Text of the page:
Colette Caddle lives in north county Dublin with her husband and two sons aged twelve and seven. She came to writing later in life after careers in computer programming and marketing insurance products. Colette sent out her first manuscript in 1997 and is now the bestselling and hugely popular author of eleven novels which have been translated into six languages. She has just finished her twelfth book which will be available in the autumn. Her latest book, Always on my mind is published by Simon and Schuster Ltd. She balances the solitary life of writing by engaging with others and chatting on Twitter and Facebook.
Tell us how and when you started your writing career Colette, did it happen alongside the children?
I started writing about 15 years ago when I was disillusioned with office life but I didn’t stick with it. I finally sent off a few chapters to Poolbeg in 1997 and on the basis of those secured a 3 book contract. My first book, Too little, Too Late was published in Ireland on Mother’s Day, 1999 when my eldest son was 3 months old. I am a morning person so would normally write all morning but with pregnancy and then a new baby, I worked when I had the energy!
What impact has having children had on your writing career?
Ha, they’ve taught me there is no such thing as being in control when you’re a parent! They’ve taught me that when there is a moment, I must grab it. They’ve also made me realize that I should get as much done while they’re at school as possible and enjoy their childhood and company while I can.
Where do you do your writing?
It used to be anywhere from the kitchen table, to in front of the TV, to a coffee shop to bed. Now that the boys are older – and louder! – I write more and more in my little office but until the deadline is looming, I still mostly work during school hours.
Are you successful in maintaining a balance between your family and writing projects?
I am very disorganised and easily distracted and no, I don’t have the balance right at all. With each book I promise myself that I will become more disciplined but 12 books later, I don’t seem to have managed that.
How do the children react to your writing?
They are very understanding really and also so involved in their own lives that I don’t think it impacts on them that much. I nearly always do the school runs, help with homework and do all the cooking so I am physically ‘there’ even if mentally I may be in a fictional world. They are also quite proud of me, give their opinions freely on my covers or titles, like to see their names in the acknowledgments and love it when I come into their school to give talks on creative writing.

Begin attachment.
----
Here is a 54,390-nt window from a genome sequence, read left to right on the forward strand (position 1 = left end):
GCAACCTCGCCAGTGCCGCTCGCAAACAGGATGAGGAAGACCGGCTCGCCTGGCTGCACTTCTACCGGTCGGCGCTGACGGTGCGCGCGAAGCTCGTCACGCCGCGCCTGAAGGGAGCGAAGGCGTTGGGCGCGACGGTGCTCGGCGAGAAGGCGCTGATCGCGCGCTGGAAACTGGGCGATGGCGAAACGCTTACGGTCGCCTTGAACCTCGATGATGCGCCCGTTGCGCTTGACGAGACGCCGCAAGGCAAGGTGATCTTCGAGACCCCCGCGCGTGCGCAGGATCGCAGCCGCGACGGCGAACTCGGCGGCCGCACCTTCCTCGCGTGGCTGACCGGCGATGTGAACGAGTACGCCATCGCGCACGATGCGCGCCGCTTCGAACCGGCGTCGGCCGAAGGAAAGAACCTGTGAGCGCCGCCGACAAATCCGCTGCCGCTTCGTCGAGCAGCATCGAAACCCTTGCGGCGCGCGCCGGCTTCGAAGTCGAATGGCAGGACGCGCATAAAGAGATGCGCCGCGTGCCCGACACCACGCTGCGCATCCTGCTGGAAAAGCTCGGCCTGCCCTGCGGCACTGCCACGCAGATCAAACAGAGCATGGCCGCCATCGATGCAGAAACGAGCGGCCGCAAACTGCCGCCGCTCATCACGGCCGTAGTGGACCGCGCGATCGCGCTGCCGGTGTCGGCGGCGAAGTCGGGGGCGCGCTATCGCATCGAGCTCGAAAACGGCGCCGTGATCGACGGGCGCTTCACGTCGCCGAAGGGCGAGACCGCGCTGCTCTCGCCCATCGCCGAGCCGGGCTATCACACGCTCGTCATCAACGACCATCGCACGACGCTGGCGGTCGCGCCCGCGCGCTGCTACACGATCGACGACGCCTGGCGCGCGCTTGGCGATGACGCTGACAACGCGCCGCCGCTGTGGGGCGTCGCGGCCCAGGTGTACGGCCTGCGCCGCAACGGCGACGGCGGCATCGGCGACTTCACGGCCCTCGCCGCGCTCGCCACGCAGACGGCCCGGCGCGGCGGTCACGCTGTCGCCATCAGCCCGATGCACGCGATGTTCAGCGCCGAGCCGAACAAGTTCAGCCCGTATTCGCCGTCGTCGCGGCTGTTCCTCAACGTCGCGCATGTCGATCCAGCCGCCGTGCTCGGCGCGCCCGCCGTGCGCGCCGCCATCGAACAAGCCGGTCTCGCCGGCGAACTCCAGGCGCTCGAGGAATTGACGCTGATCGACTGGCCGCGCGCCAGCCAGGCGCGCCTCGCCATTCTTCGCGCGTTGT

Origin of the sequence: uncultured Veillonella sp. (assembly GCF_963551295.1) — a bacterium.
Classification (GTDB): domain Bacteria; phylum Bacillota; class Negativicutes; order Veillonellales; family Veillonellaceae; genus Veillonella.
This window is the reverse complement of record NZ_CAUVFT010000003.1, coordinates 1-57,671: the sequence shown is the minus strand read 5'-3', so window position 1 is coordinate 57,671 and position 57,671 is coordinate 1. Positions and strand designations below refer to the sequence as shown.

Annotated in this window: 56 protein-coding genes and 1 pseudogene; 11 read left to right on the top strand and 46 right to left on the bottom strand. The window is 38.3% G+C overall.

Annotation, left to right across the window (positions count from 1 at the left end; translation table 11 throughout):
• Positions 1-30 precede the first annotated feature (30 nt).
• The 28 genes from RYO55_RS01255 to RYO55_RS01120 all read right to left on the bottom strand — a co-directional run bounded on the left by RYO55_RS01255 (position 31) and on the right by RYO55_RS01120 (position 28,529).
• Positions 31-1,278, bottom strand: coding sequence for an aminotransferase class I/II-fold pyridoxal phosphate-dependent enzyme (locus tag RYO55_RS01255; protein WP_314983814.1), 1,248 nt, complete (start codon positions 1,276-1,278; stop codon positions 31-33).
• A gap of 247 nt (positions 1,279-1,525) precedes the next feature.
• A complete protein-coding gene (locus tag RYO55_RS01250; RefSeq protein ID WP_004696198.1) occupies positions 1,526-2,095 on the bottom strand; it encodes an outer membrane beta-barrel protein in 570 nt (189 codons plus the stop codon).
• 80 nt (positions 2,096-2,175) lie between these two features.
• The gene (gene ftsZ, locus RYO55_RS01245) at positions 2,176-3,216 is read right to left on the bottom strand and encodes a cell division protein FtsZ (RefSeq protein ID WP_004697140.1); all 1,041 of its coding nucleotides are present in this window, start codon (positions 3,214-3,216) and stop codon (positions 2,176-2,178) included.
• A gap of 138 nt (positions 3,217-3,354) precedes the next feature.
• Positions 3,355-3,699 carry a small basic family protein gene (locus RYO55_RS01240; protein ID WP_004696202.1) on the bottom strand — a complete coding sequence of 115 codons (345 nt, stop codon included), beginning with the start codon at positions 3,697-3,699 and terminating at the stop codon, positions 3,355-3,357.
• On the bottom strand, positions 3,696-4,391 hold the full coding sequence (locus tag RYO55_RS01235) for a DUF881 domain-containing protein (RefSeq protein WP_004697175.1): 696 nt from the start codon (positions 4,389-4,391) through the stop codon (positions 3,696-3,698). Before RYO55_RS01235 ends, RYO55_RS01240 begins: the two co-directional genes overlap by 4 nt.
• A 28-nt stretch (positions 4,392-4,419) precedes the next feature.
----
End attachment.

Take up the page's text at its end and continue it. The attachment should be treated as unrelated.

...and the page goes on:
What do you find most challenging, practically, emotionally and mentally in juggling your role as a mother and writer?
Practically? Simply being disciplined
Emotionally? Trying to keep a steady nerve – panicking and writing do not go well together!
Mentally? When there are family worries or distractions I find it harder to leave practical problems aside and immerse myself in my storyline which can be frustrating and upsetting.
You’ve become a hugely popular and bestselling novelist, at what stage of family life did your success occur?
My initial breakthrough into the writing world happened before children came along so staying focused was much easier. I have to say that seeing my first book on the shelf was a hugely emotional experience and making number one on the bestseller list made me feel very proud….but then the moment both my sons were placed in my arms for the first time still probably rate as my proudest, happiest moments.
Do you think women face particular challenges in career/family life balance or is it something that both men and women face in equal measure?
I think it is harder for women from a purely biological sense in that fathers have the ability to temporarily ‘switch off’ their parental button to work whereas mothers don’t seem have been equipped with that particular button – at least, this one hasn’t!
Something has to give when wearing many hats, what is it for you?
Ah, now that depends on the circumstances. If all is well with the children and my deadline is looming, then they are left more to their own devices than I think they should be. If, however, they need me, the book is forgotten. Again, for me, balance is simply not always possible and I try to just accept that there are times when either my work or my family will suffer; I am only human.
What suggestions do you have for mothers or indeed parents who want to write or further a writing career?
To all would be writers: Simply to write every day, even if it’s only a little. I set myself target word counts that vary depending on the stage I’m at and that helps. I also, when I am finding it hard going, promise myself treats: a cuppa after 500 words; 10 minutes on Twitter or FaceBook after 1,000 etc. Another trick that works very well for me is that I try to finish each day in the middle of paragraph so there is no new blank page to be faced the next morning.
To parents: There may be times when you can’t write because your children are sick or you’ve been up all night and can barely focus BU you can always think and observe….never forget that!
Huge thanks to Colette for taking the time to answer these questions, especially as she has been so hard at work on her latest novel. To find out more about Colette and her books, visit her website. She would also love to hear from you on Twitter and Facebook.
Colette’s latest book ‘Always on my Mind’ is available on Amazon and don’t forget to keep an eye out for her next book in the Autumn.
If you enjoyed this interview, read more mother writer interviews here.